Tuesday, April 1, 2008

On the Road: The Kindness Of Strangers

I was lucky.
And, I knew better.

Dad was a Chicago cop.
Heck, I was a Law Enforcement student myself.
But it turned out alright.

Years ago, driving home from college, my car broke down on a small road across from a farmhouse. It musta have been Easter time, because I remember when the nice lady asked me inside, her girls were glued to "The Wizard of Oz."

I needed a belt, the nice farmer said, and he called ahead to the Dixie Truck Stop. I was a little scared when he asked me to hop in his truck to take me there to pick up the part. But, his wife and kids seemed nice enough. So, off we went.

Now, thinking back, I have no idea why he asked me to go with him.
It was a 5 minutes drive.
He could have just driven there himself.

Perhaps he just wanted the company.
Maybe he had had enough of the Emerald City.
Maybe he wanted to show the city girl what a truck stop - a REALLY NICE truck stop - looked like.

Maybe it was empowerment - perhaps he would do the same with his girls years from now. Show them how to take care of their own cars.
This is where fan belts come from.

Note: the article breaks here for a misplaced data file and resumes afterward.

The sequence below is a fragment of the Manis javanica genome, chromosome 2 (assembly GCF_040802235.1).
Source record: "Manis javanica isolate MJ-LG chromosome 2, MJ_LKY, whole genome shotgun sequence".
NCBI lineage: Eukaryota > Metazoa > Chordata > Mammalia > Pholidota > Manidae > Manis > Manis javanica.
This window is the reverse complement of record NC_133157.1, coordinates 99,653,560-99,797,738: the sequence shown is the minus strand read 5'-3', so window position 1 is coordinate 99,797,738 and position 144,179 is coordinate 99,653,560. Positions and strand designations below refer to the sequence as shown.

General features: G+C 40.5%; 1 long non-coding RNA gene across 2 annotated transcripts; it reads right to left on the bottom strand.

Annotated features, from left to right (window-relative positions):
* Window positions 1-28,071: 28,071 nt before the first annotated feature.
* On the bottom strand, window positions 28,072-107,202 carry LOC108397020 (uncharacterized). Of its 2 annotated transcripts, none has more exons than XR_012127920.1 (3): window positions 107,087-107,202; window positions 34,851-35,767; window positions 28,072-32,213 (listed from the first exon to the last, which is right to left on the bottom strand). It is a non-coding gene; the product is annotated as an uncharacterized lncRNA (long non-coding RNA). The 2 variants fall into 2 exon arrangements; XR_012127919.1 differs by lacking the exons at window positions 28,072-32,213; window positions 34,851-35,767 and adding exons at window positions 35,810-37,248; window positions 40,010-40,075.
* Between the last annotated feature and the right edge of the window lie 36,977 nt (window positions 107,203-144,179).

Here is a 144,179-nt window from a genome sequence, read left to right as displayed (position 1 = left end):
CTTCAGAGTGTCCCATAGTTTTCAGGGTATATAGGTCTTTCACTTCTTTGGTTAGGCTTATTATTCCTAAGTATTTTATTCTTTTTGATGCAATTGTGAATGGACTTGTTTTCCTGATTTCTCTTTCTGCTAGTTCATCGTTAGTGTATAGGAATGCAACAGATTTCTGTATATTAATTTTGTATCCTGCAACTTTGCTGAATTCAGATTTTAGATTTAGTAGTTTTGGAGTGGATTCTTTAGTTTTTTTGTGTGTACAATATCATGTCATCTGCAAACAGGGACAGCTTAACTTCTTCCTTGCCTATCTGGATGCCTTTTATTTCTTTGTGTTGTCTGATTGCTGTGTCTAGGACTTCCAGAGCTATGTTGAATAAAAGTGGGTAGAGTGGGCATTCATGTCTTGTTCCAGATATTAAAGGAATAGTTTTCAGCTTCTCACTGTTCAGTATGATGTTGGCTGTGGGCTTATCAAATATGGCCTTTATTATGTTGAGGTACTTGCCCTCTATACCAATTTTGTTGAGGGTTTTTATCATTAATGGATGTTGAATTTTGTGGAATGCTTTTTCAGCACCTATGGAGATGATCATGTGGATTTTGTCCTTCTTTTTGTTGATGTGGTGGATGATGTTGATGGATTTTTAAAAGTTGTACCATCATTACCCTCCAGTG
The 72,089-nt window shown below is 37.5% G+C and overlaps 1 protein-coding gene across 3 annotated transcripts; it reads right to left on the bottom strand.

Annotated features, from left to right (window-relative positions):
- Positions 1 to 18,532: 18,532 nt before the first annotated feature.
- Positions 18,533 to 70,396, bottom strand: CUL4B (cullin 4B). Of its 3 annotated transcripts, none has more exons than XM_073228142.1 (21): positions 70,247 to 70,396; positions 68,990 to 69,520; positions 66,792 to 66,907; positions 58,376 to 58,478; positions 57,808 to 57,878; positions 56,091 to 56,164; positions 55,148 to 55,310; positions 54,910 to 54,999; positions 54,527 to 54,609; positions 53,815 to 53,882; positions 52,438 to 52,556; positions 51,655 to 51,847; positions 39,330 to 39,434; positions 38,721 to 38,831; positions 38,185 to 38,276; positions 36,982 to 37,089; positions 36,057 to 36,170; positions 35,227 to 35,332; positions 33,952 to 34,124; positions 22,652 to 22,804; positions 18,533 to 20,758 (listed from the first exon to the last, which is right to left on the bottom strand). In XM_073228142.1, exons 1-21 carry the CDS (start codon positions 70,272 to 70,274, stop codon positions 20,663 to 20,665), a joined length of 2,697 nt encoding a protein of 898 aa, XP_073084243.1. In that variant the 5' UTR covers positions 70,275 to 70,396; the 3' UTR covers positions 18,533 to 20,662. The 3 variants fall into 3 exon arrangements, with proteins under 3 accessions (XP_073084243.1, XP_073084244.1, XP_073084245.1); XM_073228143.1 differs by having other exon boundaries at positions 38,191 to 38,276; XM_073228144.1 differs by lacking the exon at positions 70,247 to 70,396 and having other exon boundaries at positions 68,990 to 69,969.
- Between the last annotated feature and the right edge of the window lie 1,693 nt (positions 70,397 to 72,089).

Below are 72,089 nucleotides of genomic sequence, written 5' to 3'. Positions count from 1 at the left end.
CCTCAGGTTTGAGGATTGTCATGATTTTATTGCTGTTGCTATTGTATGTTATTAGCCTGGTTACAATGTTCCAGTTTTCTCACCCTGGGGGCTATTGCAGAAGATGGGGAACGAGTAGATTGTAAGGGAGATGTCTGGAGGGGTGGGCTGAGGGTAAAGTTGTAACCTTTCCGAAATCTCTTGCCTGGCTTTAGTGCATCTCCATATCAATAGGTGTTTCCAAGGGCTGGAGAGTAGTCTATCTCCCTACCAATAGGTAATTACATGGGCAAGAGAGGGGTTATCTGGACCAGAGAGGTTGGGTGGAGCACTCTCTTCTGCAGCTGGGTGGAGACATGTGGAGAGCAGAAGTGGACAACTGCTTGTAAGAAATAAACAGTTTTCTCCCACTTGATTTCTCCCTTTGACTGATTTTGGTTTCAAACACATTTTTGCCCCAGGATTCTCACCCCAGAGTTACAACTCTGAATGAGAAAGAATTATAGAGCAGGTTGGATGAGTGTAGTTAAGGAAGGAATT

Why'd he take me there? I'm not really sure.
But, the truck stop was huge.

We got the part, headed back, and he started putting it on - there on the dark road. Local law enforcement stopped by, offering his assistance. If I remember correctly, I think Mr. Farmer asked Mr. Policeman (who he knew by name) to go get the metric set out of his barn over there.

Yeah, I was driving a Datsun.

So, there were were - the 3 of us.
In the dark, on an otherwise deserted road.
And, I felt completely safe.

No, it was more than that.
I felt cared for.

In no time flat, I was off again.
Of course, the nice farmer didn't let me pay him for the part or his time.

Just wanna put in a good word for Illinois farmers.
That one was sure raised right.

As for the truck stop, well, it opened back in the 1920's as a mechanic shop offering sandwiches. By the 30's it had a restaurant with cabins out back. It remained in the same family for 4 generations - until 2003.

I haven't been there recently.
Some say it's closed. Some say it's just disgusting.
(If you think I'm mistaken, please let me know.)

Hopefully it will be purchased by someone...
who wants to bring it back to its full glory.

Rest in peace, Dixie Truck Stop.
And, thank you, Mr. Farmer. Pin It

1 comment:

Jules said...

Yeah you *were* lucky, which all by itself is a sad statement of the way things go today. Then ya' add to that the whole "clean truckstop that's likely now a dive" and ... well, times sure are different. Not better, not worse - just "different".

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